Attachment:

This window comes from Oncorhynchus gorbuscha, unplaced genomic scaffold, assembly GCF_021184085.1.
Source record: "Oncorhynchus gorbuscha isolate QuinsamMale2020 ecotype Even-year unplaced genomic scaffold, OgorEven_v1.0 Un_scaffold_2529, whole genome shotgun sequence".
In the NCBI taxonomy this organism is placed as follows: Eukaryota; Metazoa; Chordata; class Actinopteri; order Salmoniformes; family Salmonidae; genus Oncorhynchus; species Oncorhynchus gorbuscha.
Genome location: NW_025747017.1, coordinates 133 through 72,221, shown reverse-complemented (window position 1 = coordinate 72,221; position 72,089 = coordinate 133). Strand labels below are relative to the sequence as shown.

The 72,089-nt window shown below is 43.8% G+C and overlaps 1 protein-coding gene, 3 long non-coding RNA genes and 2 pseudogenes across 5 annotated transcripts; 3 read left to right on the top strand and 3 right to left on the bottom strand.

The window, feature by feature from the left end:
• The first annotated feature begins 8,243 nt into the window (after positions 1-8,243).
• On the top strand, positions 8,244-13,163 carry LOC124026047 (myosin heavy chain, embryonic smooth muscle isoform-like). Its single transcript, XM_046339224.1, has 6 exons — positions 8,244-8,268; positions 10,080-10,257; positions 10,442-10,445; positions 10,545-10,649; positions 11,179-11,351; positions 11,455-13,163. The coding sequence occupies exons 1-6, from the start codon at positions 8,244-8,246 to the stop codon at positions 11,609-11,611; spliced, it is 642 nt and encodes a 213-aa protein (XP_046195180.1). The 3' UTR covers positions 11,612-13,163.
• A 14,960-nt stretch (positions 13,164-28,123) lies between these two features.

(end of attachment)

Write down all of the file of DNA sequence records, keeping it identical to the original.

This window comes from Oncorhynchus gorbuscha, unplaced genomic scaffold, assembly GCF_021184085.1.
Source record: "Oncorhynchus gorbuscha isolate QuinsamMale2020 ecotype Even-year unplaced genomic scaffold, OgorEven_v1.0 Un_scaffold_2529, whole genome shotgun sequence".
In the NCBI taxonomy this organism is placed as follows: Eukaryota; Metazoa; Chordata; class Actinopteri; order Salmoniformes; family Salmonidae; genus Oncorhynchus; species Oncorhynchus gorbuscha.
Genome location: NW_025747017.1, coordinates 133 through 72,221, shown reverse-complemented (window position 1 = coordinate 72,221; position 72,089 = coordinate 133). Strand labels below are relative to the sequence as shown.

The 72,089-nt window shown below is 43.8% G+C and overlaps 1 protein-coding gene, 3 long non-coding RNA genes and 2 pseudogenes across 5 annotated transcripts; 3 read left to right on the top strand and 3 right to left on the bottom strand.

The window, feature by feature from the left end:
• The first annotated feature begins 8,243 nt into the window (after positions 1-8,243).
• On the top strand, positions 8,244-13,163 carry LOC124026047 (myosin heavy chain, embryonic smooth muscle isoform-like). Its single transcript, XM_046339224.1, has 6 exons — positions 8,244-8,268; positions 10,080-10,257; positions 10,442-10,445; positions 10,545-10,649; positions 11,179-11,351; positions 11,455-13,163. The coding sequence occupies exons 1-6, from the start codon at positions 8,244-8,246 to the stop codon at positions 11,609-11,611; spliced, it is 642 nt and encodes a 213-aa protein (XP_046195180.1). The 3' UTR covers positions 11,612-13,163.
• A 14,960-nt stretch (positions 13,164-28,123) lies between these two features.